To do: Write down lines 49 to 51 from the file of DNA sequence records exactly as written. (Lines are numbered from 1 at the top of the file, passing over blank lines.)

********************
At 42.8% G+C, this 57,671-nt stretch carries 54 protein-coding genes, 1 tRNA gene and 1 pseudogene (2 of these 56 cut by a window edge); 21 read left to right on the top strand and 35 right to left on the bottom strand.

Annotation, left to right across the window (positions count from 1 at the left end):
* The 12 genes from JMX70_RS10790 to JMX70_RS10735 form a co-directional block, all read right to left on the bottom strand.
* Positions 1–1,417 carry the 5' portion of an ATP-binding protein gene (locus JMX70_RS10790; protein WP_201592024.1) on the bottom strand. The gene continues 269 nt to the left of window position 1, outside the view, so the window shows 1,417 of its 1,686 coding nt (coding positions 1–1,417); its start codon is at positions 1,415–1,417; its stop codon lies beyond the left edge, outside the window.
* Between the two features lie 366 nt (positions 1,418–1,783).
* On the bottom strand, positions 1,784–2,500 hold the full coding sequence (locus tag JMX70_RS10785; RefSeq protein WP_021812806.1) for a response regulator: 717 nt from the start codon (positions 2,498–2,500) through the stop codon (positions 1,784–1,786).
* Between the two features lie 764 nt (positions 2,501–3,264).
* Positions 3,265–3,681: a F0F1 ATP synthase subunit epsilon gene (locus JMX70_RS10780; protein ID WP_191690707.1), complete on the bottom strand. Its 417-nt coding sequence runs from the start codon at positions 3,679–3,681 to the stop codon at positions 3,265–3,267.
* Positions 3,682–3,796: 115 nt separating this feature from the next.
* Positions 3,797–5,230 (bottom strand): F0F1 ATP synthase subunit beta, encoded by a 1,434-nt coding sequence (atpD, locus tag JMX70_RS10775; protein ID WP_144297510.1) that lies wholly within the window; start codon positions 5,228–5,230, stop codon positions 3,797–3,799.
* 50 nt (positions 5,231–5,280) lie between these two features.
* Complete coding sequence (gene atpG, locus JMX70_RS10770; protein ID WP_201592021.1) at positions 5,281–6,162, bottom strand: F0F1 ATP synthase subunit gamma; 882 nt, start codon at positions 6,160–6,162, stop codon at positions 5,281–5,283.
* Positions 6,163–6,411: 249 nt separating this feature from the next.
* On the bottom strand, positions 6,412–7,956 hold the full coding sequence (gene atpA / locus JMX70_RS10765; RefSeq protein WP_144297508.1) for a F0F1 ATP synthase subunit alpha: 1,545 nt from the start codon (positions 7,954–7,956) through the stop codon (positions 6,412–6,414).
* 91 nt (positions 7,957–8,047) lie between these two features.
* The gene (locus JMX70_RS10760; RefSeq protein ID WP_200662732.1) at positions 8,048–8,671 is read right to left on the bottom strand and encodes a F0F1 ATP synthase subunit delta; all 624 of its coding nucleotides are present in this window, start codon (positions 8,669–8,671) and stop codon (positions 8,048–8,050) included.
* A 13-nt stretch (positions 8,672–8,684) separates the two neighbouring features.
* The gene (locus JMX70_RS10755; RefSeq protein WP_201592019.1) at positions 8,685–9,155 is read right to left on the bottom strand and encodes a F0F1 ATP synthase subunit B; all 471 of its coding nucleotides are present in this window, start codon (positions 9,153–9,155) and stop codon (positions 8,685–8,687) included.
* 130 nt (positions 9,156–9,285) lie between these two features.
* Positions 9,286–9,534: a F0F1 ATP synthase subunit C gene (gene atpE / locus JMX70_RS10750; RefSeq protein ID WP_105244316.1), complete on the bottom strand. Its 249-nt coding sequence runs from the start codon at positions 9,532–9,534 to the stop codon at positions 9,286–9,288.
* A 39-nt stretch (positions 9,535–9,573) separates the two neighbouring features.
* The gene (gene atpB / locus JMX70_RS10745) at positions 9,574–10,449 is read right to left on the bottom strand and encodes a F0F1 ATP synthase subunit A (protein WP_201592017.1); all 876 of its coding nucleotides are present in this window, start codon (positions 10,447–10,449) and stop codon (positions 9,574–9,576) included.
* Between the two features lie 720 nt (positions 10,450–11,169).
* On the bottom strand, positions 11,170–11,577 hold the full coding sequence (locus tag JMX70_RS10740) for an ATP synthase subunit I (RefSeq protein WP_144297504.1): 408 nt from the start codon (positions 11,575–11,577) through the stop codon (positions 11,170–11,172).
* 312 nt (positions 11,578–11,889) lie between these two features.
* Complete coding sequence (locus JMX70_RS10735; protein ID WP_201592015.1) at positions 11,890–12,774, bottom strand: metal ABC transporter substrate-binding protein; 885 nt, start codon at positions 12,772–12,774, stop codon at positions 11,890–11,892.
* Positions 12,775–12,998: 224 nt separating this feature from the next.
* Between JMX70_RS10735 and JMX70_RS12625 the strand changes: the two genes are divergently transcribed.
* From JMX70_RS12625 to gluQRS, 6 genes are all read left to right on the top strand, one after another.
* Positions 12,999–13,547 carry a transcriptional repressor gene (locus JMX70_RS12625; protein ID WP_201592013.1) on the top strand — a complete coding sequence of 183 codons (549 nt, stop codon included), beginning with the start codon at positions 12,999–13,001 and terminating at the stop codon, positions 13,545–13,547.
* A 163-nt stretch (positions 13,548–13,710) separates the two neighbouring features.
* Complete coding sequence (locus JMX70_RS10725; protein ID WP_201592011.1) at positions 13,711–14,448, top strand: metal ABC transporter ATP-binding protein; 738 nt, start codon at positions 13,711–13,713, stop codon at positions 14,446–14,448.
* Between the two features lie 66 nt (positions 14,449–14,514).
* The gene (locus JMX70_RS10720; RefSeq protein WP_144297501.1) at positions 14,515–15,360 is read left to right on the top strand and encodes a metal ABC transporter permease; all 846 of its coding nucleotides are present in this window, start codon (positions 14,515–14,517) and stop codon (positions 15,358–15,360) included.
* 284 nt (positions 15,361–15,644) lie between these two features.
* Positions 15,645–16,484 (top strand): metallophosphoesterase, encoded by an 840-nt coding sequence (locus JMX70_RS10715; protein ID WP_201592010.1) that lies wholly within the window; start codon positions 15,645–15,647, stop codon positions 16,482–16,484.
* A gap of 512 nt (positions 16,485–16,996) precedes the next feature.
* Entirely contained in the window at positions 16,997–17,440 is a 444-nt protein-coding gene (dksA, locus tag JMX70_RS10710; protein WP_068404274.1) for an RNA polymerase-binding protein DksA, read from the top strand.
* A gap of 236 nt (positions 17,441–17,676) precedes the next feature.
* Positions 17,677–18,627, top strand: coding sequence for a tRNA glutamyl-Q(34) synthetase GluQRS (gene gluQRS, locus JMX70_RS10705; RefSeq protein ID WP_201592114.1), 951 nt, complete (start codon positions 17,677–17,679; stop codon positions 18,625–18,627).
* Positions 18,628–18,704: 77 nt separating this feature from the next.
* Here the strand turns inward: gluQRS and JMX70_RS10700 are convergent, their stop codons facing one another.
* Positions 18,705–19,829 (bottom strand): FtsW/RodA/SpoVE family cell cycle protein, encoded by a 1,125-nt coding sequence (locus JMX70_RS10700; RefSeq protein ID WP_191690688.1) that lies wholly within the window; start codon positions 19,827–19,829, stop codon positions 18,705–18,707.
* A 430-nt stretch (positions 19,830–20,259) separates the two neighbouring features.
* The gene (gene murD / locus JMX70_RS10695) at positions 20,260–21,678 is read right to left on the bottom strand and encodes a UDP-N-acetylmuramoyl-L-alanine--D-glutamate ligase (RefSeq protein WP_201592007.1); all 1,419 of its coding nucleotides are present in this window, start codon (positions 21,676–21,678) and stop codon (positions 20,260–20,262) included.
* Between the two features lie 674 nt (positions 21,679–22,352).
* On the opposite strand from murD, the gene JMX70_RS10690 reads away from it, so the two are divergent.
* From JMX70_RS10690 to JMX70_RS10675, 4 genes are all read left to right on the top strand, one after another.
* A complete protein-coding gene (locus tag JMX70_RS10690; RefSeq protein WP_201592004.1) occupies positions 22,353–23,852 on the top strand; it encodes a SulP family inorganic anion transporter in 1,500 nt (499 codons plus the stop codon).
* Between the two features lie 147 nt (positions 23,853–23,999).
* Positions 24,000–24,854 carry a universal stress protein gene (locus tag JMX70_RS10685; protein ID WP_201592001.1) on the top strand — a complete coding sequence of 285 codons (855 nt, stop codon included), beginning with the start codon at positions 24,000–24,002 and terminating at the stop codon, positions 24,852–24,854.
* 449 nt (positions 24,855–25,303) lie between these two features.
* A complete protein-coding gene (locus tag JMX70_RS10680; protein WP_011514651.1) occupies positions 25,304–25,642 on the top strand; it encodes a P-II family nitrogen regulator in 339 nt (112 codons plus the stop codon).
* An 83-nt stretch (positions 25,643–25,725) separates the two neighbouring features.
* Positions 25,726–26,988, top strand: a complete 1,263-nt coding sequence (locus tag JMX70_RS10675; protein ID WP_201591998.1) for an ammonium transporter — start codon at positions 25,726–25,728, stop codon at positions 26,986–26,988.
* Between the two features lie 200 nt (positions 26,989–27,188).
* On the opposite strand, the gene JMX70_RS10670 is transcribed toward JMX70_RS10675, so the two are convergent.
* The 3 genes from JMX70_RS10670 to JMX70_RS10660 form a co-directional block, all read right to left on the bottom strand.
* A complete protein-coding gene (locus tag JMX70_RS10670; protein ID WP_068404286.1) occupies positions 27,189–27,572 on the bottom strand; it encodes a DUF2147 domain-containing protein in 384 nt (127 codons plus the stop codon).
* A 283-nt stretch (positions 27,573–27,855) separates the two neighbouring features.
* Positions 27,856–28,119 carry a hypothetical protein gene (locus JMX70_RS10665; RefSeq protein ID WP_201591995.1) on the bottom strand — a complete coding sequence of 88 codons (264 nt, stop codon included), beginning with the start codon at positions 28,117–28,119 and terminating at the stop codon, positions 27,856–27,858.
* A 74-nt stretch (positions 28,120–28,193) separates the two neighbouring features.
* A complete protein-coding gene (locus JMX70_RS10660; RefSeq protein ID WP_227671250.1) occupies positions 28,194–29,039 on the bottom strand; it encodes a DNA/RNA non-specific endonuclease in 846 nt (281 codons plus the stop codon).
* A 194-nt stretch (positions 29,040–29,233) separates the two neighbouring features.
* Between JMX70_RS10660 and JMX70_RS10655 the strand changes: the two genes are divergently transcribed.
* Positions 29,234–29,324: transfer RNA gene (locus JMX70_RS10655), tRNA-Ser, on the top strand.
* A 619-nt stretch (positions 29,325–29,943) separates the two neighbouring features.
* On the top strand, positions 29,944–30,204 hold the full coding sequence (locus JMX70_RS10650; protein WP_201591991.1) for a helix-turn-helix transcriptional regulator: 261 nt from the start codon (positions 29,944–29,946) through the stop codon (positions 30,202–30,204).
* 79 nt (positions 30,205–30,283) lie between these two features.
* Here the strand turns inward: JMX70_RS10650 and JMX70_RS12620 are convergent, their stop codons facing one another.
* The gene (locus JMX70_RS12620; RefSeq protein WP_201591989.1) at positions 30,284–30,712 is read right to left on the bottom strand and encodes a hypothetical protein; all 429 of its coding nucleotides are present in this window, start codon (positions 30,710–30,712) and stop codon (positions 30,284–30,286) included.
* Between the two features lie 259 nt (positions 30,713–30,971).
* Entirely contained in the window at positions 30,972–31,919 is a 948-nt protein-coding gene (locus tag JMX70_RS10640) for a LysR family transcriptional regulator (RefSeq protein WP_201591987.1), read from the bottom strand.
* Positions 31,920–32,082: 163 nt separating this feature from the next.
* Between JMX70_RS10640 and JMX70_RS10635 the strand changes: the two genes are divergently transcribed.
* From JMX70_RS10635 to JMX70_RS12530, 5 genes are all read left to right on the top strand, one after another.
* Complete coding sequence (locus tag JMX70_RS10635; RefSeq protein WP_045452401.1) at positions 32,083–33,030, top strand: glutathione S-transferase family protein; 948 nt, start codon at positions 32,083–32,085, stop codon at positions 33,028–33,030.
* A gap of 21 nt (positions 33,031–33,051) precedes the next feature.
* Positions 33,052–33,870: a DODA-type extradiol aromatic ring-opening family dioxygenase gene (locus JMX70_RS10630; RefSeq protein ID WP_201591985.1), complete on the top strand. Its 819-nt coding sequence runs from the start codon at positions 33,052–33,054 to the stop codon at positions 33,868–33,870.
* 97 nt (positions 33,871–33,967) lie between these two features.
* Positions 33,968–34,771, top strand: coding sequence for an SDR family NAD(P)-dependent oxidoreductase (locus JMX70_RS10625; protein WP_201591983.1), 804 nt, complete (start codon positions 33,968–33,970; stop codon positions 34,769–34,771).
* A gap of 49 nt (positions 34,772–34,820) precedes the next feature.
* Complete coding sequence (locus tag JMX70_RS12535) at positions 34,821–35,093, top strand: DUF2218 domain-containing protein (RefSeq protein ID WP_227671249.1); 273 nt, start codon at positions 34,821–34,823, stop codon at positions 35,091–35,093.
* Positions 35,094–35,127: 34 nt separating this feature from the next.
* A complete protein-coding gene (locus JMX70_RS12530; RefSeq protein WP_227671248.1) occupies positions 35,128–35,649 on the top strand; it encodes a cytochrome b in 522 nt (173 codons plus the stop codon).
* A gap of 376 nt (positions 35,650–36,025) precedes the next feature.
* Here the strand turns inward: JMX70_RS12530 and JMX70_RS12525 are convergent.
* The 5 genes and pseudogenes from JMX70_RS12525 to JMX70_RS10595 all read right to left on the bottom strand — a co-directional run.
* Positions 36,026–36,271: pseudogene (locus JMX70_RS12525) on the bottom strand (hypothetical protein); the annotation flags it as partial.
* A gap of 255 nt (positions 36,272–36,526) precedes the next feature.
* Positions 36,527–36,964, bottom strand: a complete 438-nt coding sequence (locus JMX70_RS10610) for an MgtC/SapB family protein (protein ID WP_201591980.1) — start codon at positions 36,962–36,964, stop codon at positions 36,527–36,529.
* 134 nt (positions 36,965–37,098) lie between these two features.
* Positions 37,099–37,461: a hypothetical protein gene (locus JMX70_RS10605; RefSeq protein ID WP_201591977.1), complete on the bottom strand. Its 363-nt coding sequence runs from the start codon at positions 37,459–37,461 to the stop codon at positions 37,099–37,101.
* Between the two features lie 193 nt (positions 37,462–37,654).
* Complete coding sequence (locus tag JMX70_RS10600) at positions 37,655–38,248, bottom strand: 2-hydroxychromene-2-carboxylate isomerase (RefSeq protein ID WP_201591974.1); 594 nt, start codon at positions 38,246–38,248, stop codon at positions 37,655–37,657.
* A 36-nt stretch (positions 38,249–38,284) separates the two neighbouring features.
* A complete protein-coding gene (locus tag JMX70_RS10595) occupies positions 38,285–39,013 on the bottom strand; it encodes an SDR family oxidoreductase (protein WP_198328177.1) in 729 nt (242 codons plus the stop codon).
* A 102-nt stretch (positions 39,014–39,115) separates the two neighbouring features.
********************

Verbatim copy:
* A complete protein-coding gene (locus tag JMX70_RS10690; RefSeq protein WP_201592004.1) occupies positions 22,353–23,852 on the top strand; it encodes a SulP family inorganic anion transporter in 1,500 nt (499 codons plus the stop codon).
* Between the two features lie 147 nt (positions 23,853–23,999).
* Positions 24,000–24,854 carry a universal stress protein gene (locus tag JMX70_RS10685; protein ID WP_201592001.1) on the top strand — a complete coding sequence of 285 codons (855 nt, stop codon included), beginning with the start codon at positions 24,000–24,002 and terminating at the stop codon, positions 24,852–24,854.